critical Israelis in the Netherlands

Security in Research

Shir Hever is a PhD candidate at the Free University of Berlin, and a political economy researcher of the occupation. He’s a member of the Alternative Information Centre. His first book The Political Economy of Israel’s Occupation has been published by Pluto Press.

Israel’s Security Industry as allocation of Resources to Elite Groups

There is no clear demarcation in Israel between the arms industry and the security industry, and the largest companies in the field all operate in both ends of the spectrum. The industry is highly connected with Israel’s security institutions: the military, police, prison authority and the intelligence organizations. The steady flow of employees from these institutions into the security industry defines the industry, and in a reciprocal way alters the security institutions themselves and Israel’s security policies.

The Israeli government diverts state resources to support the arms industry. Military aid, trade deals achieved through hard diplomatic work, trade benefits and direct public funds are all resources, which the security industry enjoys. Beyond that the occupation itself, the prestige of the Israeli military and the environment of fear from terrorism fanned by the government have all become essential resources to the security industry.

Despite of the allocation of state resources, in recent years the Israeli security elite has entered a deep crisis. The security industry is no longer successfully ensures lucrative employment for retired officers, other elite groups in Israel demand a reallocation of state resources, and the customers of the security industry (both in Israel and abroad) become increasingly disillusioned about the products offered by the industry.


Erella Grassiani is an assistant professor at the anthropology department of the University of Amsterdam. Her current research is part of a wider project on privatization and globalization of security with a specific focus on Israel and security mobilities (SECURCIT) at the department of Geography and International Development (UvA). It traces the flows of the (Israeli) security worldwide and look at the way (cultural) ideas, technologies and consultants move around globally. She is the author of Soldiering under Occupation processes of Numbing among Israeli soldiers in the Al-Aqsa Intifada (2013 Berghahn Books). She is also one of the founders and a board member of gate48.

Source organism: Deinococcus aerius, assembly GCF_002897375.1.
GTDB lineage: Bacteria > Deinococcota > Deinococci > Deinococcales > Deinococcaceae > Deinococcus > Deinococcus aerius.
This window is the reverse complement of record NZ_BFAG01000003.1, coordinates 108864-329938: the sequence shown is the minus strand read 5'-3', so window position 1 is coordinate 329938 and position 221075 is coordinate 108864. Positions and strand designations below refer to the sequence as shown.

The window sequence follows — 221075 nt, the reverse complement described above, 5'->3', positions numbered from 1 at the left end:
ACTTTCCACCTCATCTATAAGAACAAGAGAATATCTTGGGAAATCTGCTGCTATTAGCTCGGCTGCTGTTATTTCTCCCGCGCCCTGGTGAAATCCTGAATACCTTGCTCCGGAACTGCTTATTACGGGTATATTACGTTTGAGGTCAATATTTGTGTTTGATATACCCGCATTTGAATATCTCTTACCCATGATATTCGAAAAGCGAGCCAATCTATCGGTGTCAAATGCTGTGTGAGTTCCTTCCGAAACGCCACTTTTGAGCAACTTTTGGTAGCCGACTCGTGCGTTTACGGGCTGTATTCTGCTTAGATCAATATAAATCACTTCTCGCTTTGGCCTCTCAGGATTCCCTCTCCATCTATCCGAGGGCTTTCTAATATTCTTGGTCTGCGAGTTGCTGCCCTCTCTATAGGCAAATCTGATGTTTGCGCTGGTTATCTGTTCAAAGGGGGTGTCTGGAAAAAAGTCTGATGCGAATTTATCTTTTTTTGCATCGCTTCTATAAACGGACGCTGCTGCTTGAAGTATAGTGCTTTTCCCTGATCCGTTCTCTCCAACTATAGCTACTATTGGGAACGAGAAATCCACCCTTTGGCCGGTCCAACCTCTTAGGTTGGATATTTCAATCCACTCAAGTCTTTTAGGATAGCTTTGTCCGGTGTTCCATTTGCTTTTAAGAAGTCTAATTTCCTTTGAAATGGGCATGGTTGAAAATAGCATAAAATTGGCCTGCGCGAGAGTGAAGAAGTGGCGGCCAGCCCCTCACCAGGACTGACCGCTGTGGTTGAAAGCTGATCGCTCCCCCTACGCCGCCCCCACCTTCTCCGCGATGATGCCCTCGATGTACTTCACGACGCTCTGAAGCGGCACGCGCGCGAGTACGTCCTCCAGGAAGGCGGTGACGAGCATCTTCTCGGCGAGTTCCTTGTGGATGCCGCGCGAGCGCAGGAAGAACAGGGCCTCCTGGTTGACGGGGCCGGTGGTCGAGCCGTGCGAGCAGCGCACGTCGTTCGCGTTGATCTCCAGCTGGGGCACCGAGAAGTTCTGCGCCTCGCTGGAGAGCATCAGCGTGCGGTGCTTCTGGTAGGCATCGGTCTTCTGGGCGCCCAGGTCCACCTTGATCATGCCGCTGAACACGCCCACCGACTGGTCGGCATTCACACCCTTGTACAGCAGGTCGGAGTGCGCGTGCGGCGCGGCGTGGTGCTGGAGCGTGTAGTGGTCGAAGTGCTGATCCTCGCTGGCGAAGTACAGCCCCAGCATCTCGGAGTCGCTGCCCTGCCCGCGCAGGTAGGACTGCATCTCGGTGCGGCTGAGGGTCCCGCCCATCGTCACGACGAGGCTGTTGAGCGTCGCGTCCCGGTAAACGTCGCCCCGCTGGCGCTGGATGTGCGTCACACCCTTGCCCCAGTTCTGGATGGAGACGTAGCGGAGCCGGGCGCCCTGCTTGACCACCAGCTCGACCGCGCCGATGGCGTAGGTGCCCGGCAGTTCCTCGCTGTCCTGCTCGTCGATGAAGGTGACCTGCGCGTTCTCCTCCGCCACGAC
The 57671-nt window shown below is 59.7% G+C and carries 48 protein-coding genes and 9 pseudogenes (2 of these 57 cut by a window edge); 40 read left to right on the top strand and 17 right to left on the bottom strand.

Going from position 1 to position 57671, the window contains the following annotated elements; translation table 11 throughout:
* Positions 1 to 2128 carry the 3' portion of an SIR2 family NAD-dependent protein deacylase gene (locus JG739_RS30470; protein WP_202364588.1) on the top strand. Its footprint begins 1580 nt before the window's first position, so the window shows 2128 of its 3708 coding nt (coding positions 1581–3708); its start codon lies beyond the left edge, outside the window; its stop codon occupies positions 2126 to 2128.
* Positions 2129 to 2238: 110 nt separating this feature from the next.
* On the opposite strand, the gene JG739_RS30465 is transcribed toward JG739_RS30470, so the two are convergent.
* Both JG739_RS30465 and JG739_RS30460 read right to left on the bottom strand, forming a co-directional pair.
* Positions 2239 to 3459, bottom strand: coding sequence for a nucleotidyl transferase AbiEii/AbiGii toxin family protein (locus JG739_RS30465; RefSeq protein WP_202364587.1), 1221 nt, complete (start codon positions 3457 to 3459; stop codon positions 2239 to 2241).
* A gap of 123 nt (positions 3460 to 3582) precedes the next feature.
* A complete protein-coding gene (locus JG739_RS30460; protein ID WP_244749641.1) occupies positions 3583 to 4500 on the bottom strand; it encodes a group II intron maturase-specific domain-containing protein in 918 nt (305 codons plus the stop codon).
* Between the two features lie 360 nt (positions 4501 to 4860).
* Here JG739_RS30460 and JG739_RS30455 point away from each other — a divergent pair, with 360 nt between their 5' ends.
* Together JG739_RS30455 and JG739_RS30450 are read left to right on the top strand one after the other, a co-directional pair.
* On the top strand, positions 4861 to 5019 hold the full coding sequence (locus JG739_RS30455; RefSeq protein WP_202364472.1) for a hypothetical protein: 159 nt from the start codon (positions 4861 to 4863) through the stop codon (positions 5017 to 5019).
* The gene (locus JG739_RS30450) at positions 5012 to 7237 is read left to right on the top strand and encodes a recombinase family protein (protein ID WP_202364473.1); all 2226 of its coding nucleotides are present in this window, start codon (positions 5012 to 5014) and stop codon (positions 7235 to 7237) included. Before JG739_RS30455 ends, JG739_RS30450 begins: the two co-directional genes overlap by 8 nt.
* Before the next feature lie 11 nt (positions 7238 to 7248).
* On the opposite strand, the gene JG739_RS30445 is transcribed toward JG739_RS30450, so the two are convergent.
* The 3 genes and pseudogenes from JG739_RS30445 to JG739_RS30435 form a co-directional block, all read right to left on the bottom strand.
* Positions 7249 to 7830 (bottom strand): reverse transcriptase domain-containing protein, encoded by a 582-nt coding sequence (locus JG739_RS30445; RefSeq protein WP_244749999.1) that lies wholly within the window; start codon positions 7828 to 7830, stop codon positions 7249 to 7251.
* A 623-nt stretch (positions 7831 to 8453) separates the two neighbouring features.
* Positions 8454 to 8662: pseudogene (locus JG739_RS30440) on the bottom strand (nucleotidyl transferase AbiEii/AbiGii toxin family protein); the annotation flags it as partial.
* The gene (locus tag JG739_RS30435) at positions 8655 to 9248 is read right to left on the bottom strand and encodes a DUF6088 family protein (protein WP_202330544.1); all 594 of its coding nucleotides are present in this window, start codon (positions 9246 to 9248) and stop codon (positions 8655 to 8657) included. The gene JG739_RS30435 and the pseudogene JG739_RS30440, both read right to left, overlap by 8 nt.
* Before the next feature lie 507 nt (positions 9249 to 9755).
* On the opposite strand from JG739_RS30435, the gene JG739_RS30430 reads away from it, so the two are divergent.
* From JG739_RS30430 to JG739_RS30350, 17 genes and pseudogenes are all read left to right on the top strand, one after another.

Israeli Security Companies in an Increasingly Frightened World

In this short presentation Erella will speak about her current research on the Israeli security industry globally. She has done extensive fieldwork in Israel and shorter stints in Nairobi and Los Angeles, speaking to Israeli security professionals and visiting security fairs. During her talk she will trace the different ways Israeli security becomes ‘mobile’ and the relationship with a global sense of fear.


Ghada Zeidan is an expert on the Israeli – Palestinian conflict, Middle East politics and Dutch and EU Foreign and aid policies in Palestine. With background in Development Studies Ghada conducted research on discourses and practices of Dutch development policies in Palestine in the aftermath of the Oslo Accords. Ghada is also founder and director of Palestine Link – an initiative of Palestinians in the Netherlands, which advocates Palestinian rights and promotes Palestinian interests.

The Peace and Security Nexus in Dutch Foreign and Development Aid Policies in Palestine

In her presentation Ghada will argue that Dutch conception of the inter-linkages between development aid and security in Palestine is informed by Dutch framing of the nature of the “conflict”, the requirements for “peace” and the relationship between conflict, peace, security and development. Dutch- Israeli bilateral relations, economic, military and security cooperation, and geopolitical interests are instrumental in shaping Dutch foreign and development aid discourses and policies in Palestine. Therefore, Dutch development policy choices in Palestine are political: Promoting ‘liberal peace’ and a (neo) liberal economic agenda to ensure governability of the Palestinians, stability, and security for Israel in particular. This approach of de-politicizing and securitizing development aid fails to address the structural violence and individual and collective insecurities of the Palestinians as a result of the repressive Israeli military colonial regime and the injustices of occupation, playing into the hand of exceptionalism and impunity for Israel.